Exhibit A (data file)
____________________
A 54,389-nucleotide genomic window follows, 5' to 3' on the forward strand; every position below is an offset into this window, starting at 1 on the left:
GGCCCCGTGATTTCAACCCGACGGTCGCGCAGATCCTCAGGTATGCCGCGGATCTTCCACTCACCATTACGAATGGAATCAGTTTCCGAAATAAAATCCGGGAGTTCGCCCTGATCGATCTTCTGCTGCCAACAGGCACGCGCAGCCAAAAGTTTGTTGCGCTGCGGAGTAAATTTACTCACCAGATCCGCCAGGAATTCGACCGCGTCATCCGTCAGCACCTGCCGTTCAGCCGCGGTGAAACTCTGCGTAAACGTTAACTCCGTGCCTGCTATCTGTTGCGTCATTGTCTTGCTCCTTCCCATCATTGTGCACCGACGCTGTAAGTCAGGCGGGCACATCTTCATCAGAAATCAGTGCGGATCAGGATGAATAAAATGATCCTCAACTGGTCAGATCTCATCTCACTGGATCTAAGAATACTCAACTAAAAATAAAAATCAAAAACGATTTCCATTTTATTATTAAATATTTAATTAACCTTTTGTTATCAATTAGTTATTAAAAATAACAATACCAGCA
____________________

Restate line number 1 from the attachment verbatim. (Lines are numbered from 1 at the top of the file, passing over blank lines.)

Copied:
A 54,389-nucleotide genomic window follows, 5' to 3' on the forward strand; every position below is an offset into this window, starting at 1 on the left: